Since Thursday morning, environmentalists and a retired high-school teacher have been taking turns sitting in and hugging trees at New Taipei Municipal Chiang-Tsui Junior High School, protesting against measures to remove 32 trees for a public construction project on the campus.
For the past six years, a proposed swimming pool and underground parking lot in an area with dozens of old trees on the campus in New Taipei City (新北市) has been a controversial issue, as a city councilor and the school’s president support the project, while many nearby residents, teachers and environmentalists are against the destruction of the “sea of trees.”
On Thursday morning, Pan Han-chiang (潘翰疆), head of a tree protection volunteer group, climbed into a banyan tree with Green Party Taiwan member and local resident Wang Chung-ming (王鐘銘).
Photo: Ho Yu-hwa, Taipei Times
They remained there overnight in heavy rain, faced with police who were trying to remove them, but supported by local residents, who brought them food.
At 6am yesterday, a retired teacher from the school, Chen Tsai-luan (鄭彩鑾), climbed up the tree and took a turn “tree sitting” as Wang climbed down.
As of 7pm yesterday, Pan had been sitting in the tree for 37 hours.
The Green Party Taiwan said construction workers began to remove the trees on Tuesday, but were forced to stop by the city’s agriculture department for violating standards. The workers continued sawing down the trees on Wednesday, so the volunteers said they had no other option but to try and protect the 32 trees that are due to be removed.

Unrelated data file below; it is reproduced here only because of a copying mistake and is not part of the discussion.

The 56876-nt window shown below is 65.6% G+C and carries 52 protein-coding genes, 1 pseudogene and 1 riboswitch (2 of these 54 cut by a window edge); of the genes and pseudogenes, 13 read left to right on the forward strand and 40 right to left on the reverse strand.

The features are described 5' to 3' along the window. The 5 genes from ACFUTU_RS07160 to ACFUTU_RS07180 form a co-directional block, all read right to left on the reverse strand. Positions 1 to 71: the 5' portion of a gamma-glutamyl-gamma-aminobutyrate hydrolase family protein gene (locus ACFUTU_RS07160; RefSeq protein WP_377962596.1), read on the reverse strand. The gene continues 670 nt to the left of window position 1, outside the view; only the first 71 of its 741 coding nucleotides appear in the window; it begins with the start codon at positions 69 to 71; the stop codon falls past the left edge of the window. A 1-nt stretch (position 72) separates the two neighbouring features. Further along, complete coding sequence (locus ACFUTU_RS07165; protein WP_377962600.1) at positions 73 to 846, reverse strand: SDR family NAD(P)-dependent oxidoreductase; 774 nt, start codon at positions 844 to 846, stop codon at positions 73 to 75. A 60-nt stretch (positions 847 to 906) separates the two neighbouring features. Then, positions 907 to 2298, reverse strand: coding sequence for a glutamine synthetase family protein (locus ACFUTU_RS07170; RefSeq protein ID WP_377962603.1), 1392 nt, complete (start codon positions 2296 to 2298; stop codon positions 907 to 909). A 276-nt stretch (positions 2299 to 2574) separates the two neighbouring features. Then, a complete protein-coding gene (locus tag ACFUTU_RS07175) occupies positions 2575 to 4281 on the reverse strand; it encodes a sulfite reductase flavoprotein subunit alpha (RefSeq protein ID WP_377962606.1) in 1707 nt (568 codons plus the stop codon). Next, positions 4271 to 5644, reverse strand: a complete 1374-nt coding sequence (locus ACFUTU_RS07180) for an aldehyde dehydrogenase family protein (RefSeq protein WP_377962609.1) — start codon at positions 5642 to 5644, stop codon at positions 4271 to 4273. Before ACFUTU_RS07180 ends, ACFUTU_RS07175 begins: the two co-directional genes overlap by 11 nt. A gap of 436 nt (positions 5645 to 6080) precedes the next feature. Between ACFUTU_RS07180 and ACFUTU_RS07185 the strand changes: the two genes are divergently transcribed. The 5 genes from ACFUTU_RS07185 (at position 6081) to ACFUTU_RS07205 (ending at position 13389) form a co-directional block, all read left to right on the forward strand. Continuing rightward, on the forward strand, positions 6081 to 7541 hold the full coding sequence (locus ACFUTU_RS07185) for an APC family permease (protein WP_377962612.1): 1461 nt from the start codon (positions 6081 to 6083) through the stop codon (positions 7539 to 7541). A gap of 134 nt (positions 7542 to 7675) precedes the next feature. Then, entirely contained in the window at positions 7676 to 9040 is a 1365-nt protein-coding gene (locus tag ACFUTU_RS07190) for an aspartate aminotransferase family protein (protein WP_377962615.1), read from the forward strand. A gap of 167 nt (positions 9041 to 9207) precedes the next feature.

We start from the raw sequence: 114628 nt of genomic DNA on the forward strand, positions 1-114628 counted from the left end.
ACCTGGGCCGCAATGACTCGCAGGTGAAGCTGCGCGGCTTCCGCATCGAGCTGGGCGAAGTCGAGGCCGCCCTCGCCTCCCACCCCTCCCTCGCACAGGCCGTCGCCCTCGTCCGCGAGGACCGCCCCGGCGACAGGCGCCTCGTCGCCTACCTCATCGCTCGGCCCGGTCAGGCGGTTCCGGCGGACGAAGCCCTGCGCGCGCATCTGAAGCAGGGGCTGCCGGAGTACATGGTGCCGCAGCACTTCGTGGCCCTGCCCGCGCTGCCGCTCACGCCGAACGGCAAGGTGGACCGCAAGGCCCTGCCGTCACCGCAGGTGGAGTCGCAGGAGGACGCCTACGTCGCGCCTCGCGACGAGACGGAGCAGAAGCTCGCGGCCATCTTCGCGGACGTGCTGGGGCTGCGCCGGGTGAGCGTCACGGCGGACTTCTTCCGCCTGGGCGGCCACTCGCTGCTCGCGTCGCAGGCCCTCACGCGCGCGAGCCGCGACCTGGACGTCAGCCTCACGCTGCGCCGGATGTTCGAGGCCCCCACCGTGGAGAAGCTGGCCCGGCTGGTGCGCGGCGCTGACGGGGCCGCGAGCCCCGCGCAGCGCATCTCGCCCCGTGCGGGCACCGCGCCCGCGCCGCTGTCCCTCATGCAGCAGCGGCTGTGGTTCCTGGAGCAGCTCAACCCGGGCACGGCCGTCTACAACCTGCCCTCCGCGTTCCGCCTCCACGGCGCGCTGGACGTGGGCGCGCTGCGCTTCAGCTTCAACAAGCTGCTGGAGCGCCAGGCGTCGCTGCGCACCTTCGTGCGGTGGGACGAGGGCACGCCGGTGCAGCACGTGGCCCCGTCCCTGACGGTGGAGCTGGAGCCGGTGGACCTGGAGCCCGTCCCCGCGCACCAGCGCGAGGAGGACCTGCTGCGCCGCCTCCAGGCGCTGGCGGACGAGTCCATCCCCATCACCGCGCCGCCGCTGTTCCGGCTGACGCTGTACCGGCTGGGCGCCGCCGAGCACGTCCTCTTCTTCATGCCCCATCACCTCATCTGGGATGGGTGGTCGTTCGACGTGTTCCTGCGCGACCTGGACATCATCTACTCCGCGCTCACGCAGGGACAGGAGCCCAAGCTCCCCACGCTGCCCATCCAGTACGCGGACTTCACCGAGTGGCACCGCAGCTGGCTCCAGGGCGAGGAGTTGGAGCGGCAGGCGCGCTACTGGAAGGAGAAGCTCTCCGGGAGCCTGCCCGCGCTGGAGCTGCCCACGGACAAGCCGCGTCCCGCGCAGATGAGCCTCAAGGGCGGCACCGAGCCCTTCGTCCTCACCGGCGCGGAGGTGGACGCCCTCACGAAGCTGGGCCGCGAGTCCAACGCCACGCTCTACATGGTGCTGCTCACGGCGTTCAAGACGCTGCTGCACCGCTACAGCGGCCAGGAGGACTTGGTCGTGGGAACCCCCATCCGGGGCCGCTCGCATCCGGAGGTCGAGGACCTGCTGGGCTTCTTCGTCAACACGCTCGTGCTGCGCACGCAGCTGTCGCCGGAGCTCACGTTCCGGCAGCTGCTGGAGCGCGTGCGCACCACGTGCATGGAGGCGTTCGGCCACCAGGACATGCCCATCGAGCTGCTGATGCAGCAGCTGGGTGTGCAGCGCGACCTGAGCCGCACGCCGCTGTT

“The tree removal plan is unprofessional, the survival rate of the trees will become very low once their roots are damaged, but the agricultural department did not do anything to rescue the trees,” Pan Han-shen (潘翰聲) of the Green Party Taiwan said, adding that hurting the trees is a terrible example to set the school’s students.
Members of the tree protection volunteer group said there are already enough parking spaces in the nearby area and that the construction project would destroy the “Small Vienna Forrest” — local residents’ nickname for the area — which is the only piece of green land with trees in the whole neighborhood.
An official from the city’s agriculture department said yesterday that an examination of five trees sawed down on Tuesday showed that inappropriate measures had been used to remove them, with too few branches remaining, adding that the trees would be treated to try and save them.
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